“The biggest challenge I felt portraying Fred [Rogers] was the genuineness of him. He’s not going through an extraordinary crisis; he doesn’t have a thing that he wants to make happen” – Tom Hanks
As part of Variety‘s ongoing series Variety Studio: Actors on Actors, which features two accomplished actors in discussion with one another about acting and their most recent roles, Tom Hanks spoke with Renee Zellweger about his recent performance as Mr. Rogers in the film A Beautiful Day in the Neighborhood. Hanks spoke about the challenges of portraying real-life individuals who are familiar to millions — especially when they have passed on — and how getting the subject’s look right influences the depth of the portrayal.
Unlike the living real-life figures that Hanks has previously portrayed in films like Captain Phillips and Sully, Hanks did not have the opportunity to meet Fred Rogers (who died in 2003). In order to research the way Rogers presented himself, Hanks watched copious hours of his television show. He says, “I watched 8 million hours of Fred’s program. And there was an excellent documentary called Won’t You Be My Neighbor? that is actually a companion piece, I think.”
Also unlike other real-life figures that Hanks has portrayed, he is not portraying Rogers in the midst of a major crisis. He explains, “The biggest challenge I felt portraying Fred was the genuineness of him. He’s not going through an extraordinary crisis; he doesn’t have a thing that he wants to make happen; he’s not trying to get home from the moon. He’s literally just being Fred Rogers being interviewed by a journalist.”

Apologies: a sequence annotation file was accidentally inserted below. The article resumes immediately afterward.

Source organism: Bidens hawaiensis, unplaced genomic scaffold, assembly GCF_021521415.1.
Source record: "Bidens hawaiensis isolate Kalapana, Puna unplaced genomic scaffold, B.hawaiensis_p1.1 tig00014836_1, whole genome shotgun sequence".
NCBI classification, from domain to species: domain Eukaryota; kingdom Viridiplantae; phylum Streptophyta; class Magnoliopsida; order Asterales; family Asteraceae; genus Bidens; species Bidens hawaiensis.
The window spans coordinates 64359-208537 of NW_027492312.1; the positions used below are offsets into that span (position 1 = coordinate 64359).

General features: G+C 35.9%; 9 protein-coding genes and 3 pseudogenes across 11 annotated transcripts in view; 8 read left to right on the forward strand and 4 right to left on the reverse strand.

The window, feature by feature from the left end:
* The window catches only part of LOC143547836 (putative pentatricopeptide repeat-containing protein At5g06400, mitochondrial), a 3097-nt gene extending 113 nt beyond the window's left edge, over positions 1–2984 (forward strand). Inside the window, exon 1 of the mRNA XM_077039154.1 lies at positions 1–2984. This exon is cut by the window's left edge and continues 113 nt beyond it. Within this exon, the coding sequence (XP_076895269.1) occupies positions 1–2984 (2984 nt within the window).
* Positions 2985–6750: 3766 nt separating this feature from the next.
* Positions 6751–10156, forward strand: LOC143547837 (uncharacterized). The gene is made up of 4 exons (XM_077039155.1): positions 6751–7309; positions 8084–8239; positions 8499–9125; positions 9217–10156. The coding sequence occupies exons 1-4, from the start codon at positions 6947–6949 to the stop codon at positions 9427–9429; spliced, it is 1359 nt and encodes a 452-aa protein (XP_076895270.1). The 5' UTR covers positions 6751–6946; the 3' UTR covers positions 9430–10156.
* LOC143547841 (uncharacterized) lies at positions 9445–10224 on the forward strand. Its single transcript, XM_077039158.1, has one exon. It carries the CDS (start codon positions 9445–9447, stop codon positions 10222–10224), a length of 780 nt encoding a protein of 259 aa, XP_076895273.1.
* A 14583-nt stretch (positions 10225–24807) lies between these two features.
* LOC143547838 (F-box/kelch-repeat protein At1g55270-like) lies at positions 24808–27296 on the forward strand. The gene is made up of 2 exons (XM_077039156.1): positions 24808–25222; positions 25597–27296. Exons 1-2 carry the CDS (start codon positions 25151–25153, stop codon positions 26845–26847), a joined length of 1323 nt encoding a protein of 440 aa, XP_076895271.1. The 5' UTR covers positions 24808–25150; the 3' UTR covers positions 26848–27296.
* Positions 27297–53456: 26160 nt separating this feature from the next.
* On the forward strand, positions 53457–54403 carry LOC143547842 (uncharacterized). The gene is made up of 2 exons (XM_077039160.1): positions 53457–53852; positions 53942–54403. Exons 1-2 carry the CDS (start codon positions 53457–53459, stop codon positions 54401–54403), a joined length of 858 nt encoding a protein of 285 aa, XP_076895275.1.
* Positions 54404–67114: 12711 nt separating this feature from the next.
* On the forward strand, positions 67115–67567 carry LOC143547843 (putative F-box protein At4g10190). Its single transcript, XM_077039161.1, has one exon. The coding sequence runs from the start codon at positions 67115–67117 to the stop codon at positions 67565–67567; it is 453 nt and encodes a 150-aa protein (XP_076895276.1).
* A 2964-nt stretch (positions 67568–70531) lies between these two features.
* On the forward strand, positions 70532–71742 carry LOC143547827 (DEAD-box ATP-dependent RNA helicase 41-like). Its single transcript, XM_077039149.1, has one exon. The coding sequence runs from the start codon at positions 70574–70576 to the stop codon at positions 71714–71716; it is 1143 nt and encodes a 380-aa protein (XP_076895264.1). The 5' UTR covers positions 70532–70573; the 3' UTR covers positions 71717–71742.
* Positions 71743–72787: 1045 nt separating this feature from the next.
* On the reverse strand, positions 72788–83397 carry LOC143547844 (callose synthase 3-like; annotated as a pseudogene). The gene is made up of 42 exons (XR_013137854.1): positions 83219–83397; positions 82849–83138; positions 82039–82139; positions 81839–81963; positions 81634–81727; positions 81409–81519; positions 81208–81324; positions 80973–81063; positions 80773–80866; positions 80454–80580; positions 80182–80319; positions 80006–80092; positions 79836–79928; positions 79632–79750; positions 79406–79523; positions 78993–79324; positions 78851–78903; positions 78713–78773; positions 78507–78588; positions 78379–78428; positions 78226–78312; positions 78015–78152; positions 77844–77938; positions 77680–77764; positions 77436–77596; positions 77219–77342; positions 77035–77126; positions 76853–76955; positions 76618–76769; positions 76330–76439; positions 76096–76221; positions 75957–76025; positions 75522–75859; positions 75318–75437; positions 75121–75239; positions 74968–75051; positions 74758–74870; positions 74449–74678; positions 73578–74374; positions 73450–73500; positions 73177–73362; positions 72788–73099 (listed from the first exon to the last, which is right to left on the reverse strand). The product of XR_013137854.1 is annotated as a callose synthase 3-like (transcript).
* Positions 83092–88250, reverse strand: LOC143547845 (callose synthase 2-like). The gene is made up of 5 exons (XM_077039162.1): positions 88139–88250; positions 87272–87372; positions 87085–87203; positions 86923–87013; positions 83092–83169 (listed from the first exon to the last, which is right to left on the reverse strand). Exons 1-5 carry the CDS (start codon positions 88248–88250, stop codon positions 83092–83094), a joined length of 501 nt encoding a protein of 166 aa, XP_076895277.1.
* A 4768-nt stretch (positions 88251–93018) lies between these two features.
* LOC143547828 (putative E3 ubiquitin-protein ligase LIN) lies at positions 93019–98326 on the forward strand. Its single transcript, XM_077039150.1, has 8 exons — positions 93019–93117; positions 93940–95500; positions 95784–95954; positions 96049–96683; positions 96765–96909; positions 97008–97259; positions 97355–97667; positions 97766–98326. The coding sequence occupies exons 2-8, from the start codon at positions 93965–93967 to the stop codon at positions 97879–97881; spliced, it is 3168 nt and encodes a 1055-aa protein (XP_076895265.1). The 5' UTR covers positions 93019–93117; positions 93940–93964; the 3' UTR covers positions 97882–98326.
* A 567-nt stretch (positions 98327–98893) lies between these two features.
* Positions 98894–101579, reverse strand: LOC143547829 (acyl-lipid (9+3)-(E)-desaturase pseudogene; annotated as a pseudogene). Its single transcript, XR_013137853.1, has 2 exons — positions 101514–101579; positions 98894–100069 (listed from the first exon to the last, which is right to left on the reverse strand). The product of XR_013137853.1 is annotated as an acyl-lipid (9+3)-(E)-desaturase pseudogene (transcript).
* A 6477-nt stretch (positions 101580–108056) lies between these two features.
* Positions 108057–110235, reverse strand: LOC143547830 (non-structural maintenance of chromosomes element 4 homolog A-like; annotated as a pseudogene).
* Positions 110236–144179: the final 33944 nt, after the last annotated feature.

Of course, one of the other challenges of playing a well-known real-life figure is getting the “look” right and determining how much that will influence the rest of the performance. Regarding the makeup and wardrobe, Hanks credits director Marielle Heller on deciding not to fully transform him visually. He says, “Mari did me a great favor, because in the first meeting we had … we discussed: How deep are we going to go on this look? I got a wig, but I’ve got a very specifically shaped head, I have specific teeth — are we going to do his teeth? I have a specific nose — are we going to do his nose? How far are we going to go to reconstruct our body into these very well-known icons. And Mari said, ‘We’ll do a wig, and we’ll do some eyebrows, and that’s that.’ I said, ‘Great.’ Knowing that, that tells me where I’m going to have to make the construct of everything else.”